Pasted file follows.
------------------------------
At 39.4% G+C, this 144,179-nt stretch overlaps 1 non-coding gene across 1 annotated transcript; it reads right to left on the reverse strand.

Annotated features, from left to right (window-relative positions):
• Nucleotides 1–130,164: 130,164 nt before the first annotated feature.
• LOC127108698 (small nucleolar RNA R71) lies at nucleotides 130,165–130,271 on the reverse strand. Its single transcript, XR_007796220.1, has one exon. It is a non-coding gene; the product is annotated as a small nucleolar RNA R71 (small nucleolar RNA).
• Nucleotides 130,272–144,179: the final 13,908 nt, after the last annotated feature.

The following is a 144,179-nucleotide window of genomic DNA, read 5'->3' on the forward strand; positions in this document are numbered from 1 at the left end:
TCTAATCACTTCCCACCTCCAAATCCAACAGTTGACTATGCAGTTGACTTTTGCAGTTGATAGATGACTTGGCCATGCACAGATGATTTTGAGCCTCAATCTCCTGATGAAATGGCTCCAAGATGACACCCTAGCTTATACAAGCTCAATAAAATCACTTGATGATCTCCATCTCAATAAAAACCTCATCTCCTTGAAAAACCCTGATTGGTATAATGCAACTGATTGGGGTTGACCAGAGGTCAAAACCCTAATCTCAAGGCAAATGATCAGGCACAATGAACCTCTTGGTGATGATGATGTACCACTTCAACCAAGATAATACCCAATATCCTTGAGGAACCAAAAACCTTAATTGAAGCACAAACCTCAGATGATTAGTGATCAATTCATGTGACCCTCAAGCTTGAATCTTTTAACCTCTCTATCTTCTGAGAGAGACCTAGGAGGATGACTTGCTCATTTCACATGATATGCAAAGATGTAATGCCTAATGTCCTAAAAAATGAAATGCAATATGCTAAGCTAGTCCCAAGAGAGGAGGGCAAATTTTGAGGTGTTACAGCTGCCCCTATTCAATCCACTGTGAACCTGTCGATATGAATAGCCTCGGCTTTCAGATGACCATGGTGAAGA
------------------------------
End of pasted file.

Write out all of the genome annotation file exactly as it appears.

At 39.4% G+C, this 144,179-nt stretch overlaps 1 non-coding gene across 1 annotated transcript; it reads right to left on the reverse strand.

Annotated features, from left to right (window-relative positions):
• Nucleotides 1–130,164: 130,164 nt before the first annotated feature.
• LOC127108698 (small nucleolar RNA R71) lies at nucleotides 130,165–130,271 on the reverse strand. Its single transcript, XR_007796220.1, has one exon. It is a non-coding gene; the product is annotated as a small nucleolar RNA R71 (small nucleolar RNA).
• Nucleotides 130,272–144,179: the final 13,908 nt, after the last annotated feature.

The following is a 144,179-nucleotide window of genomic DNA, read 5'->3' on the forward strand; positions in this document are numbered from 1 at the left end:
TCTAATCACTTCCCACCTCCAAATCCAACAGTTGACTATGCAGTTGACTTTTGCAGTTGATAGATGACTTGGCCATGCACAGATGATTTTGAGCCTCAATCTCCTGATGAAATGGCTCCAAGATGACACCCTAGCTTATACAAGCTCAATAAAATCACTTGATGATCTCCATCTCAATAAAAACCTCATCTCCTTGAAAAACCCTGATTGGTATAATGCAACTGATTGGGGTTGACCAGAGGTCAAAACCCTAATCTCAAGGCAAATGATCAGGCACAATGAACCTCTTGGTGATGATGATGTACCACTTCAACCAAGATAATACCCAATATCCTTGAGGAACCAAAAACCTTAATTGAAGCACAAACCTCAGATGATTAGTGATCAATTCATGTGACCCTCAAGCTTGAATCTTTTAACCTCTCTATCTTCTGAGAGAGACCTAGGAGGATGACTTGCTCATTTCACATGATATGCAAAGATGTAATGCCTAATGTCCTAAAAAATGAAATGCAATATGCTAAGCTAGTCCCAAGAGAGGAGGGCAAATTTTGAGGTGTTACAGCTGCCCCTATTCAATCCACTGTGAACCTGTCGATATGAATAGCCTCGGCTTTCAGATGACCATGGTGAAGA